Former MLB hopeful Christopher Reynoso pursues career as a firefighter

 

RIVERVIEW — Christopher Reynoso is far from  your average 22-year-old. He can’t remember the first time he played baseball, but many of  his fondest memories revolve around the sport. He often spent his afternoons playing baseball with his friends and going to Yankee games with his grandfather.

‪Reynoso played for school baseball teams for years and was offered a full scholarship to Wabash Valley College in Illinois. After a year in school, he received a call from the Diamondbacks organization. They were interested in recruiting him to play for the Pittsburgh Pirates, and a scout came to see a few of his games.

“He came up to me and asked if I was interested in becoming part of the organization,” Reynoso said.

‪Becoming a Major League Baseball player was Reynoso’s lifelong dream. Unfortunately, his dreams were dashed.

‪“After a few months of strenuous activities and overuse, my shoulder decided to give out on me” Reynoso said.

Reynoso sought medical assistance, but no one could figure out what was wrong with his shoulder. His professional baseball career vanished.

‪Reynoso decided to pursue a different dream–becoming a firefighter. He is an EMT and is going to fire school, where he has learned many new and interesting things.

‪”He called me one day and he told me basically that he had to try and resuscitate an already deceased person,” Reynoso’s best friend Josh Fernandez said.

‪Reynoso is satisfied with the turn his life has taken and is determined to reach his new goal.

Strong Dogs wheelchair basketball’s youngest player prepares for national championship game

Adrian Powell is the Tampa Bay Strong Dogs wheelchair basketball team’s youngest player. Powell joined the team in 2010, a year after he was injured.

Powell had never played basketball and relied heavily on his older, more experienced teammates to teach him the sport and provide him with support.

“Everything I learned is from them,” Powell said.

In his first year on the team, the Tampa Bay Strong Dogs played in the wheelchair basketball national championship game. Powell received first-team tournament for that game, and this put him on the recruiting radar.

Powell was recently offered a full scholarship to play basketball at the University of Texas. He is taking classes at Hillsborough Community College to get the credits he needs to start at the University of Texas by next year.

Powell and the Strong Dogs have been practicing every Tuesday and Friday from 6:30 to 9:30 p.m. in preparation for this year’s national championship tournament in April.

Jose Rodriguez, who has been with the team since it began in 2008, feels confident that the team’s practice will pay off this year.

“With the same heart, same intensity, and hopefully we can get it done again,” Rodriguez said.

Before leaving for Kentucky to play in the national championship tournament, the Strong Dogs will get national exposure in their hometown. The team will play a scrimmage game at the halftime of the NCAA Women’s Final Four Championship at the Amalie Arena on April 5.

USF exercise researchers say short, high-intensity workout can replace hour of cardio

People too busy for lengthy workouts can breathe easier since researchers at the University of Tampa’s Human Performance Research Lab discovered that higher-intensity workouts can be as effective as an hour spent on cardio.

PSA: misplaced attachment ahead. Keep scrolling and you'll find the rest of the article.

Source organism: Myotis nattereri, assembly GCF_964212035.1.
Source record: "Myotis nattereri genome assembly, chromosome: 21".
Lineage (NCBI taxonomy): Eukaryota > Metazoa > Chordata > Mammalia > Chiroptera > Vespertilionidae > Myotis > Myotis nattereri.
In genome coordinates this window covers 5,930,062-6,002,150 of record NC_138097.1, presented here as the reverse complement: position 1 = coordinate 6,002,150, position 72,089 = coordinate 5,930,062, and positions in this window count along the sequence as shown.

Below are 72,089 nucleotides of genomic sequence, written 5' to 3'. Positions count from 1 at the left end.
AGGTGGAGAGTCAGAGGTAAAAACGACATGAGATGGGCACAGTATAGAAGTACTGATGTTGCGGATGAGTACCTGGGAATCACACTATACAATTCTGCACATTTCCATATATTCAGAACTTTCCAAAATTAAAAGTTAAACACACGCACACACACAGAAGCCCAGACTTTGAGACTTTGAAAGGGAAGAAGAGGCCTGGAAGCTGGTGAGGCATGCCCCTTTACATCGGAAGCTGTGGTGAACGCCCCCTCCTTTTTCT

“What we found is that very, very intense, extremely intense, nauseating sprinting movements can actually deplete in 30 seconds, like, 30 percent of your carbohydrate source in your muscle,” said Jacob Wilson, associate director of the graduate program in exercise and nutrition science.

Wilson conducted the Wingate test, in which the subject uses a special stationary bike to perform this high-intensity workout. There are 10 stages, and weight is added at each stage. If participants do 10 out of 10 sets, the workout takes only 2 minutes and burns more fat than an hour of normal cardio.

“We’ve found as much fat loss, actually more, with that than doing an hour of traditional cardio,”  Wilson said. “It’s also better for athletic performance as well. You’re more powerful, and it actually helps you gain lean mass.”

UT graduate student Chase Hollmer is a bodybuilder who values staying in shape.

“I’d have to say it’s probably the most efficient form of cardio there is. I love it and recommend it 100 percent,” Hollmer said.

A Wingate bike is expensive. In order to apply this science to your workout, Wilson suggested getting a partner for your next gym visit.

“First, you start off for a few seconds and you sprint all the way out with no weight,” Wilson said. “Then, your partner suddenly moves the weight all the way up on the treadmill or on the stationary bike or on the StairMaster, so now you’re mimicking what we’re doing in our lab.”

Wilson plans to expand his quick-workout routine to Powerhouse Gym in Tampa.

Photo gallery: USF’s men’s club prepares for soccer games at FSU, UM

The USF men’s club team is a student run organization in which USF teams play soccer and compete with other universities, such as the University of Miami and Florida Gulf Coast University. The team trains Tuesdays and Thursdays from 8 to 10 p.m. at Sycamore Fields, which is open to  all USF students who want to join the team.

This gallery shows players preparing for the upcoming games at Florida State University and the University of Florida in March.

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Training at Sycamore Fields usually takes about  an hour and consists of structured drills followed by intense, small side games, all run by the president and officers on the team. (Photo by Tom Turnbull)